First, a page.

BMC genomics 2017 11 1418(Suppl 8) 819 doi 10.1186/s12864-017-4188-2
We recently described the genotype/phenotype features of all Spanish patients diagnosed with McArdle disease as of January 2011 (n = 239, prevalence of ~1/167,000) (J Neurol Neurosurg Psychiatry 2012;83:322-8). Several caveats were however identified suggesting that the prevalence of the disease is actually higher.
We have now updated main genotype/phenotype data, as well as potential associations within/between them, of all Spanish individuals currently diagnosed with McArdle disease (December 2016).
Ninety-four new patients (all Caucasian) have been diagnosed, yielding a prevalence of ~1/139,543 individuals. Around 55% of the mutated alleles have the commonest PYGM pathogenic mutation p.R50X, whereas p.W798R and p.G205S account for 10 and 9% of the allelic variants, respectively. Seven new mutations were identified: p.H35R, p.R70C, p.R94Q, p.L132WfsX163, p.Q176P, p.R576Q, and c.244-3_244-2CA. Almost all patients show exercise intolerance, the second wind phenomenon and high serum creatine kinase activity. There is, however, heterogeneity in clinical severity, with 8% of patients being asymptomatic during normal daily life, and 21% showing limitations during daily activities and fixed muscle weakness. A major remaining challenge is one of diagnosis, which is often delayed until the third decade of life in 72% of new patients despite the vast majority (86%) reporting symptoms before 20 years. An important development is the growing proportion of those reporting a 4-year improvement in disease severity (now 34%) and following an active lifestyle (50%). Physically active patients are more likely to report an improvement after a 4-year period in the clinical course of the disease than their inactive peers (odds ratio: 13.98; 95% confidence interval: 5.6, 34.9; p < 0.001). Peak oxygen uptake is also higher in the former (20.7 ± 6.0 vs. 16.8 ± 5.3 mL/kg/min, p = 0.0013). Finally, there is no association between PYGM genotype and phenotype manifestation of the disease. CONCLUSIONS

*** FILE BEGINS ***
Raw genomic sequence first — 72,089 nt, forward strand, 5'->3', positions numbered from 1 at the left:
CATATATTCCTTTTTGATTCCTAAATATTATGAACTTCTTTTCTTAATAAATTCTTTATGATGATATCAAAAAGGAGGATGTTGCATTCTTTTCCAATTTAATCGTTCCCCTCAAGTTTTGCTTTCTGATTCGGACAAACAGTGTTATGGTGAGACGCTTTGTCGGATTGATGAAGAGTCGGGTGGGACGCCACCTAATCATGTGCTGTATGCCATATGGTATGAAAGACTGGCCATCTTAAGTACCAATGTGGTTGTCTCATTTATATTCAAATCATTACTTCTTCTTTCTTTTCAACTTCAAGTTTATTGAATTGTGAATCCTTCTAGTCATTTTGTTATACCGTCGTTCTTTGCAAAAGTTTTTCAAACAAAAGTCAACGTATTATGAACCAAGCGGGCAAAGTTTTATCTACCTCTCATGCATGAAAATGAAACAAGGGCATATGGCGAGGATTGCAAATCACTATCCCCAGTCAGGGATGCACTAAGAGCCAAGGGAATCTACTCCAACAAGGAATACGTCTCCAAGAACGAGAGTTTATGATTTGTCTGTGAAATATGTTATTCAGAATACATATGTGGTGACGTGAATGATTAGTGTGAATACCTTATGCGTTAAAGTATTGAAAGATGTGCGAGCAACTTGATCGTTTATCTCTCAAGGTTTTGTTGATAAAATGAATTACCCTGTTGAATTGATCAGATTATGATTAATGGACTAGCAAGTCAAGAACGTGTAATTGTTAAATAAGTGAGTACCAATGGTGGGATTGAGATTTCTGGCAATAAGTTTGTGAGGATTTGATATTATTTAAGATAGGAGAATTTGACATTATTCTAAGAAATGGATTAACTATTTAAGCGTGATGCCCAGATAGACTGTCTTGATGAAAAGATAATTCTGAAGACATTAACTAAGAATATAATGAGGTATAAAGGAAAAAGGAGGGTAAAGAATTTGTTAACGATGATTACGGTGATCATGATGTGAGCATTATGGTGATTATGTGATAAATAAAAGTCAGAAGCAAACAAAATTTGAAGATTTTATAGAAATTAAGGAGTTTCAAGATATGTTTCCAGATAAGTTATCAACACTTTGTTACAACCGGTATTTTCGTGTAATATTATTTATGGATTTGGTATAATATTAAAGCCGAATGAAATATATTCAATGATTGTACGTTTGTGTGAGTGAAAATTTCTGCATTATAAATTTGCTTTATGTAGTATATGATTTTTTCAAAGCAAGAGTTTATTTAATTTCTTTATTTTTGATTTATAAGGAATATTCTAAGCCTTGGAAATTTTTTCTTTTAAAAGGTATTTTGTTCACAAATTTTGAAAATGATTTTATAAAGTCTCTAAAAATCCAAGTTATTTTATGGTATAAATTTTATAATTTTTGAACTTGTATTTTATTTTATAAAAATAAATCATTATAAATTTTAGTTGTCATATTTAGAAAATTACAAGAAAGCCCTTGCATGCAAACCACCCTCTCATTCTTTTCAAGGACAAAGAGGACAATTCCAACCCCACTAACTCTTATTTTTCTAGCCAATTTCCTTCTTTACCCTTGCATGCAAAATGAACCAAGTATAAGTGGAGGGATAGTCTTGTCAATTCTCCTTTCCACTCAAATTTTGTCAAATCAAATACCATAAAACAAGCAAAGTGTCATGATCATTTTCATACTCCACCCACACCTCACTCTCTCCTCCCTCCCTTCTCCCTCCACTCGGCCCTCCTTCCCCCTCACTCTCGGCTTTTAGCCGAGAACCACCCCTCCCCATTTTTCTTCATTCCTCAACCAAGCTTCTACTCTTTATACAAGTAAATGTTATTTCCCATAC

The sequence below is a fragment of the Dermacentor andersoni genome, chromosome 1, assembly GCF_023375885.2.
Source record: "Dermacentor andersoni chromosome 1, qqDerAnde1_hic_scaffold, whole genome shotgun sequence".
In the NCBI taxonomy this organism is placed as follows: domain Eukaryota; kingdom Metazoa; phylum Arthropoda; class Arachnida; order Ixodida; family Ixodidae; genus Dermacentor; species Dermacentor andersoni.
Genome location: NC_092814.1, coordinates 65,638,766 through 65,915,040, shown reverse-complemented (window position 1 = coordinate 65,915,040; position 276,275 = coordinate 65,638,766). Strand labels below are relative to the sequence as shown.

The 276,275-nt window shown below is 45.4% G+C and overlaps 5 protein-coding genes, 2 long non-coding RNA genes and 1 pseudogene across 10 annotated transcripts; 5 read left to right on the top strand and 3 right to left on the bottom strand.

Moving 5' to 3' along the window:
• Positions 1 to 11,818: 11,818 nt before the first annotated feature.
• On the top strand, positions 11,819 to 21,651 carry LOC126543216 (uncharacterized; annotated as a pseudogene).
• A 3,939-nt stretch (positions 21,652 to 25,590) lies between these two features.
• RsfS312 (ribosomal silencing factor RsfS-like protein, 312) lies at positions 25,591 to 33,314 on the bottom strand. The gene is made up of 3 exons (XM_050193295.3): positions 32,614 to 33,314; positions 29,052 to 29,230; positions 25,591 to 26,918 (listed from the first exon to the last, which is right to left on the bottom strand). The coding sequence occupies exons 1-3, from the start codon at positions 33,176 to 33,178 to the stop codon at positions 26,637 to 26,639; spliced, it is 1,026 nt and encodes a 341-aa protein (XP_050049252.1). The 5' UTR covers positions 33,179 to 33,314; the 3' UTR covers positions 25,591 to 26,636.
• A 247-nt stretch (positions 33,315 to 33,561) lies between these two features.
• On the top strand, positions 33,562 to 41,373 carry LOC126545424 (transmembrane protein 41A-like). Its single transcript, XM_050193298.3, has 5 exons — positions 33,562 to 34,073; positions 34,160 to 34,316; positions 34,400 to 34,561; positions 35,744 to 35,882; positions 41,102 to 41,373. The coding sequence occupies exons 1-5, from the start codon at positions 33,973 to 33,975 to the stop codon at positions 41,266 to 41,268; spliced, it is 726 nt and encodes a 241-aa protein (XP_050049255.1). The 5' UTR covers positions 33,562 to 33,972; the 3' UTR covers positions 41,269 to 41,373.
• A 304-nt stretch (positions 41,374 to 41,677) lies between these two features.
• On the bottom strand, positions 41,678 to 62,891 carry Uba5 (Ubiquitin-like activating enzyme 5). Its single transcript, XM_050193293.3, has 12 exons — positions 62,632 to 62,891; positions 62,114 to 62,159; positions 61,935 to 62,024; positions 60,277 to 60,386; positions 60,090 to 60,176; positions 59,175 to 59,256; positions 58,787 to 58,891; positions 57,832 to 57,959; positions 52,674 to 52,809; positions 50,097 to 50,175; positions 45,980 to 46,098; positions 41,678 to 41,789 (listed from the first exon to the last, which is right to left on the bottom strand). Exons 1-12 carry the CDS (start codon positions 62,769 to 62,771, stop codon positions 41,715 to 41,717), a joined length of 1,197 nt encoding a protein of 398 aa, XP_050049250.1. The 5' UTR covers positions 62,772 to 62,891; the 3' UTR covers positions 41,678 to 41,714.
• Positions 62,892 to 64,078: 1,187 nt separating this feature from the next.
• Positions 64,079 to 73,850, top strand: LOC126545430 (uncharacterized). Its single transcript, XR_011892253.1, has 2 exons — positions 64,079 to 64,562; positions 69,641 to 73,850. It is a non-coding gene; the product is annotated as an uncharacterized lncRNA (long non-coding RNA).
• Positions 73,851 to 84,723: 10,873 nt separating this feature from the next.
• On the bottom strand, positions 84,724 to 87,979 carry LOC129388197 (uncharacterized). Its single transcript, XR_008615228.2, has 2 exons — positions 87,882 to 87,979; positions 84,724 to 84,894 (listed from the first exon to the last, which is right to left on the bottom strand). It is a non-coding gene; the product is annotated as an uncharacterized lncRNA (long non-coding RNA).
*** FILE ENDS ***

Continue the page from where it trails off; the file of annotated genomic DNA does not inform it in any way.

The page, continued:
The reported prevalence of McArdle disease grows exponentially despite frequent, long delays in genetic diagnosis, suggesting that many patients remain undiagnosed. Until a genetic cure is available (which is not predicted in the near future), current epidemiologic data support that adoption of an active lifestyle is the best medicine for these patients.